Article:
IN THIS CHAPTER
Creating backup archives with tar
Compressing backups with gzip, bzip2, and lzop
Backing up over the network with SSH
Doing network backups with rsync
Making backup ISO images with mkisofs
Burning backup images to CD or DVD with cdrecord and growisofs
Data backups in Linux were traditionally done by running commands to archive and compress the files to back up, then writing that backup archive to tape. Choices for archive tools, compression techniques, and backup media have grown tremendously in recent years. Tape archiving has, for many, been replaced with techniques for backing up data over the network, to other hard disks, or to CDs, DVDs, or other low-cost removable media.
This chapter details some useful tools for backing up and restoring your critical data. The first part of the chapter details how to use basic tools such as tar, gzip, and rsync for backups.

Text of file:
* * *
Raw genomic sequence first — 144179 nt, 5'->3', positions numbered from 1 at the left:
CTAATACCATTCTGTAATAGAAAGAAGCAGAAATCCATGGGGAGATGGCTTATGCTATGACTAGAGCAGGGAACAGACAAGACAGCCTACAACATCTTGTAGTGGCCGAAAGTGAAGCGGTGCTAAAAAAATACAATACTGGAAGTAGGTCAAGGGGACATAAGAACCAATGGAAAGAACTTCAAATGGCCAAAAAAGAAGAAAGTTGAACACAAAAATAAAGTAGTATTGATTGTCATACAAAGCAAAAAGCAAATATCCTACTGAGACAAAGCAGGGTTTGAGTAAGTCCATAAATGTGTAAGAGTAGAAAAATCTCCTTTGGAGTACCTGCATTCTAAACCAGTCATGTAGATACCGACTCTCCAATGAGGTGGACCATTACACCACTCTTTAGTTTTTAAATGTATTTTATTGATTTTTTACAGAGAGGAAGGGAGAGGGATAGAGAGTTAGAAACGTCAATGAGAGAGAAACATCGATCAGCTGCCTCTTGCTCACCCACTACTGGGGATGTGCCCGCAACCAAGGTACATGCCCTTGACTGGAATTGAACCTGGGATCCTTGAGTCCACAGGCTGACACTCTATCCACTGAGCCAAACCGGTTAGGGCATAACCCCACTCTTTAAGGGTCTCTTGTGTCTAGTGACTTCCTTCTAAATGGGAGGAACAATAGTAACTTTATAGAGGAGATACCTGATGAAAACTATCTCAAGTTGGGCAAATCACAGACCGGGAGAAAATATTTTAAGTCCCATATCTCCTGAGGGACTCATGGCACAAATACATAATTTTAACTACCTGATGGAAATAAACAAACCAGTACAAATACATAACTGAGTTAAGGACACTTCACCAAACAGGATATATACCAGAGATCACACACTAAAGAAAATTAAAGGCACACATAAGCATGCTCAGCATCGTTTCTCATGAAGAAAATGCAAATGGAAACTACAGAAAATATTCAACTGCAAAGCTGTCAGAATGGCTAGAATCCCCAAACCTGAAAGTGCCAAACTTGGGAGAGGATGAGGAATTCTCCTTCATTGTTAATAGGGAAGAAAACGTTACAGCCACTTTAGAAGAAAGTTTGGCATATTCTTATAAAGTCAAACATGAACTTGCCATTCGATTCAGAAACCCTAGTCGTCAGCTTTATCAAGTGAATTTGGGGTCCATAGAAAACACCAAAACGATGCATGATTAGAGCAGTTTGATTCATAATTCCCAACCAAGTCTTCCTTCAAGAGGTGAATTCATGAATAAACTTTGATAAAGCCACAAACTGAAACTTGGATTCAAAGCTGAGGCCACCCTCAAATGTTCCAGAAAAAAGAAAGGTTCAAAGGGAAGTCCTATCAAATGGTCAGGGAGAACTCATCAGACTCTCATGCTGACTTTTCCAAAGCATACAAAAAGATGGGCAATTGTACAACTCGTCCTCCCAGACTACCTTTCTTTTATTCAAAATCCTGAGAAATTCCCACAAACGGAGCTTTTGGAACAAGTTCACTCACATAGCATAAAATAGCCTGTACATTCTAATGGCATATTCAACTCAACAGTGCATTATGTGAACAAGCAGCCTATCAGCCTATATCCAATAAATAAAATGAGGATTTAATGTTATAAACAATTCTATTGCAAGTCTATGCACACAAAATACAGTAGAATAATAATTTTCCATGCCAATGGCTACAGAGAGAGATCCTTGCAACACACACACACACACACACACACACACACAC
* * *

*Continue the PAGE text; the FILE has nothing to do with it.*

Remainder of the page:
If you are coming from a Windows background, you may be used to tools such as WinZip and PKZIP, which both archive and compress groups of files in one application. Linux offers separate tools for gathering groups of files into a single archive (such as tar) and compressing that archive for efficient storage (
gzip, bzip2, and
lzop). However, you can also do the two steps together by using additional options to the
tar command, which stands for tape archiver, dates back to early Unix systems. ...